Music always has a message, and Bob Marley made sure his music had a message to unify not only his people, but the people of the world; this film did such an amazing job at portraying Bob Marley with his identity crisis caused by the fame, family disputes to the factionalism of Jamaican politics which shaped his music to be what it is today, freedom to the ears.

The focus on a singular period in the life of Bob Marley was executed perfectly. You can see Director, Reinaldo Marcus Green and the Marley family brought authenticity to the biopic, and Ben-Adir who stars as Bob Marley took on the role of the Reggae legend and all the mannerisms were on point, overall all the cast complemented each other. The use of the Jamaican Patois dialect made this one amazing authentic experience.

Bob Marley: One Love directly spans 1976 through 1978, I like that we start where Marley is already a formidable voice in Jamaica, he was planning a unity concert to stop the violence inflicted by two warring political leaders of the Labour Party and the People’s National Party, where things turn sour for Marley. Early on we are introduced to Marley’s family including his supportive wife Rita (Lashana Lynch), his manager Don Taylor, and a few members of his backup band, the Wailers.

Bob Marley: One Love
Stefan Wade as “Seeco Patterson”, Lashana Lynch as “Rita Marley”, Aston Barrett Jr. as “Family Man Barrett”, Tosin Cole as “Tyrone Downie”, Kingsley Ben-Adir as “Bob Marley”, Hector ‘Roots’ Lewis as “Carly Barrett”, “Antonio ‘Gillie’ Gilbert”, Anna-Sharé Blake as “Judy Mowatt”, Sheldon Shepherd as “Neville Garrick” and Andrae Simpson as “Don Kinsey” in Bob Marley: One Love from Paramount Pictures.

Marley went ahead with the concert after escaping an assassination attempt at his compound, however, this trauma forced him to flee and then spent over 18 months away from Jamaica where he recorded much of his award-winning album Exodus in the UK. During his time in the UK, He was diagnosed with a rare, aggressive type of skin cancer called acral lentiginous melanoma (ALM) in the UK, and the biopic does a great job of showing us the conflict he had with himself about it. He eventually returned in 1978 for the One Love Peace concert during which he managed to get Manley and leader of the opposition Edward Seaga together on stage to show unity.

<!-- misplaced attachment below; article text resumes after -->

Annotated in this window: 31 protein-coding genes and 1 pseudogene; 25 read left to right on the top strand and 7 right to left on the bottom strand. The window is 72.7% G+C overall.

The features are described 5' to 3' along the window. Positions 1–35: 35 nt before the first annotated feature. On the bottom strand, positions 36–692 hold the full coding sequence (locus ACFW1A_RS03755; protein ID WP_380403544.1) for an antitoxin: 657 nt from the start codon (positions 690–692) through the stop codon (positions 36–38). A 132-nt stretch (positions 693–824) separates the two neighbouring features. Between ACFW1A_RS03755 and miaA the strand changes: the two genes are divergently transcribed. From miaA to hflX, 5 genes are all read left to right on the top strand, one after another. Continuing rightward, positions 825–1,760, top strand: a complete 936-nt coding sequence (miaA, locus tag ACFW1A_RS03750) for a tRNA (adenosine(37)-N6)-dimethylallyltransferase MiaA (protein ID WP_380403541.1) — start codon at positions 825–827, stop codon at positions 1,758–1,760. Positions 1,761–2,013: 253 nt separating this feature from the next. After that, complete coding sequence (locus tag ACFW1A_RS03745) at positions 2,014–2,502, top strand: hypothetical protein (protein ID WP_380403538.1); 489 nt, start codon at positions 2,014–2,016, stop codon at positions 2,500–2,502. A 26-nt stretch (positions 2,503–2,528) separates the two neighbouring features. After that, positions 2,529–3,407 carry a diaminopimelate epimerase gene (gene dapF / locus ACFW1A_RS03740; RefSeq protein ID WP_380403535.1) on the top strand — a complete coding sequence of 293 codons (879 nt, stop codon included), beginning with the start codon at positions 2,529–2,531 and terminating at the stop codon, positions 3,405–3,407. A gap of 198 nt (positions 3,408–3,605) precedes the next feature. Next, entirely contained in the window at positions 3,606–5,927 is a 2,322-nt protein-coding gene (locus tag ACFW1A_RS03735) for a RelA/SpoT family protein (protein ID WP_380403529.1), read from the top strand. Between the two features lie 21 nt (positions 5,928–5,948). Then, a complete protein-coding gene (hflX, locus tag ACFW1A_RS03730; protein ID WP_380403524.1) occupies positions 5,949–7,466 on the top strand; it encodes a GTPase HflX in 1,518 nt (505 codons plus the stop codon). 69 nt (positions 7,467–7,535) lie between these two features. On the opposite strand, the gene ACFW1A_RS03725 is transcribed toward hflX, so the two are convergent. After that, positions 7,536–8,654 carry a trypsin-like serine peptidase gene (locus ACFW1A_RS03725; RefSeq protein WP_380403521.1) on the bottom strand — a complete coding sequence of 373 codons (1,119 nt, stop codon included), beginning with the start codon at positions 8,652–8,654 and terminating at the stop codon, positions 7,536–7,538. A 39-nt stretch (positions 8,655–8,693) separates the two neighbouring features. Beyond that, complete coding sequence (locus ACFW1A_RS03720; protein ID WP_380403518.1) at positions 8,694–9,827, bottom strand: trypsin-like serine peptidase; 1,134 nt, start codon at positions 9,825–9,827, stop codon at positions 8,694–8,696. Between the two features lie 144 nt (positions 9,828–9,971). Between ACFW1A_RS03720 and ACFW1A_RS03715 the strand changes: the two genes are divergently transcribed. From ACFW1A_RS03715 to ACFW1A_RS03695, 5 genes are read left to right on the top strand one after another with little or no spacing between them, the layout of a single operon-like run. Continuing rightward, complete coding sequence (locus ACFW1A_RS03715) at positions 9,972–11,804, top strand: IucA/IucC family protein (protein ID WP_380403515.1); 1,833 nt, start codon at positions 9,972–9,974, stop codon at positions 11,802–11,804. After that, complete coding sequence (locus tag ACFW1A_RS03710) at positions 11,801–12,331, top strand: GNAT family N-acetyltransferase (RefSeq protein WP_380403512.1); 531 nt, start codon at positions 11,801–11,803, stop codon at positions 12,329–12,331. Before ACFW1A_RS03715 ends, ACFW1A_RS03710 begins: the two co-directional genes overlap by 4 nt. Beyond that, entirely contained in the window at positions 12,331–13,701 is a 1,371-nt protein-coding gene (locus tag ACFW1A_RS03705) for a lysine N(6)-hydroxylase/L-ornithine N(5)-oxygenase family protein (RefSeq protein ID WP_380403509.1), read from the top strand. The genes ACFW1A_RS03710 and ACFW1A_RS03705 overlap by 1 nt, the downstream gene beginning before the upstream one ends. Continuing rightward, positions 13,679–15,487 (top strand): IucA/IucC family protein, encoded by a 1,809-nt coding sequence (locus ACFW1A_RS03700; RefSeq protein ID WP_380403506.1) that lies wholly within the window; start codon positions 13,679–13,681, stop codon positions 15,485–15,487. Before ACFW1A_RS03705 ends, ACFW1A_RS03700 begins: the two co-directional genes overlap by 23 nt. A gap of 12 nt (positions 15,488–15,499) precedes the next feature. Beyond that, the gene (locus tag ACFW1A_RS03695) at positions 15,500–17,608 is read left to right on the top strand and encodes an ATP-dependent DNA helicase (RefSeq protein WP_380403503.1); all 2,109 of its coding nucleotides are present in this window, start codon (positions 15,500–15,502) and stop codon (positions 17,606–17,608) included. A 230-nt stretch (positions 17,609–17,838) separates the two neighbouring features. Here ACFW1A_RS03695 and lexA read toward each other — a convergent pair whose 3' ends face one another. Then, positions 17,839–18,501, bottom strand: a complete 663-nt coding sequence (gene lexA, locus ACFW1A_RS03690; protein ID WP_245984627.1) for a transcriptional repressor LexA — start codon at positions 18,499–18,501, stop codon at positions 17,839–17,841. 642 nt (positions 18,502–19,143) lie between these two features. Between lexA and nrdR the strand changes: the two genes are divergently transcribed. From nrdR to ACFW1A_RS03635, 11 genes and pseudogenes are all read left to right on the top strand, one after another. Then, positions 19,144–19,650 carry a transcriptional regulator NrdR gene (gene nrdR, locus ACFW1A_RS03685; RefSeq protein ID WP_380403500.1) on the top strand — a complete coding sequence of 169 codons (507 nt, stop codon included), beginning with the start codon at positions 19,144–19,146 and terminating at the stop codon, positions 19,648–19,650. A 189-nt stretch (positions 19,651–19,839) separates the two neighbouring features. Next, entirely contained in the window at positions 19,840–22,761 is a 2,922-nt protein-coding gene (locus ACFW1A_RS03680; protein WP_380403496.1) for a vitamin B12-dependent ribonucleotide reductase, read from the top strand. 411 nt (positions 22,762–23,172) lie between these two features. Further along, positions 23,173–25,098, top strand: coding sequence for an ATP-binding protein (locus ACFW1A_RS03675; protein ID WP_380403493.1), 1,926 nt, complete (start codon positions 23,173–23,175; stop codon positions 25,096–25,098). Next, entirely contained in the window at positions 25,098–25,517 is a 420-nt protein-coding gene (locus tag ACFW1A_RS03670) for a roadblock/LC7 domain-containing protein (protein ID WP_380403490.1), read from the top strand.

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Throughout the film some flashbacks recall Marley’s difficult childhood, talking of his white father’s abandonment, giving us a speedy backstory for Marley and Rita’s courtship and how the Wailers got their early record deal. Throughout the Bob Marley: One Love biopic, the Rastafari and reggae themes are made clear and toward the end of the film, Marley sings “Redemption Songs” by a campfire as his children slowly gather around him, showing even despite adversity, life must be lived.

The film manages to show the complexity of the life of Bob, Rita, and the Wailers in a thought-out manner, and with the family and close friends being involved in the production they have captured the essence of Bob, his Rastafari vision and the movement of freedom around the world.

Bob Marley: One Love is now playing in Cinemas and I highly recommend you watch this film. A thought-provoking experience, through the struggle, pushing for Survival, and the dream of Unity are key themes that you will enjoy.

Crème de la crème

Bob Marley: One Love is Rated PG-13



Kingsley Ben-Adir as Bob Marley
Lashana Lynch as Rita Marley
James Norton as Chris Blackwell
Tosin Cole as Tyrone Downie
Aston Barrett Jr. as Aston “Family Man” Barrett
Anthony Welsh as Don Taylor
Sevana as Judy Mowatt
Hector Lewis as Carlton Carly Barrett
Michael Gandolfini as Howard Bloom
Nadine Marshall as Cedella Malcolm
Henry Douthwaite as Norval Marley

Director – Reinaldo Marcus Green

Screenplay by Terence Winter
Frank E. Flowers
Zach Baylin
Reinaldo Marcus Green

Producers – Robert Teitel

Dede Gardner
Jeremy Kleiner
Ziggy Marley
Rita Marley
Cedella Marley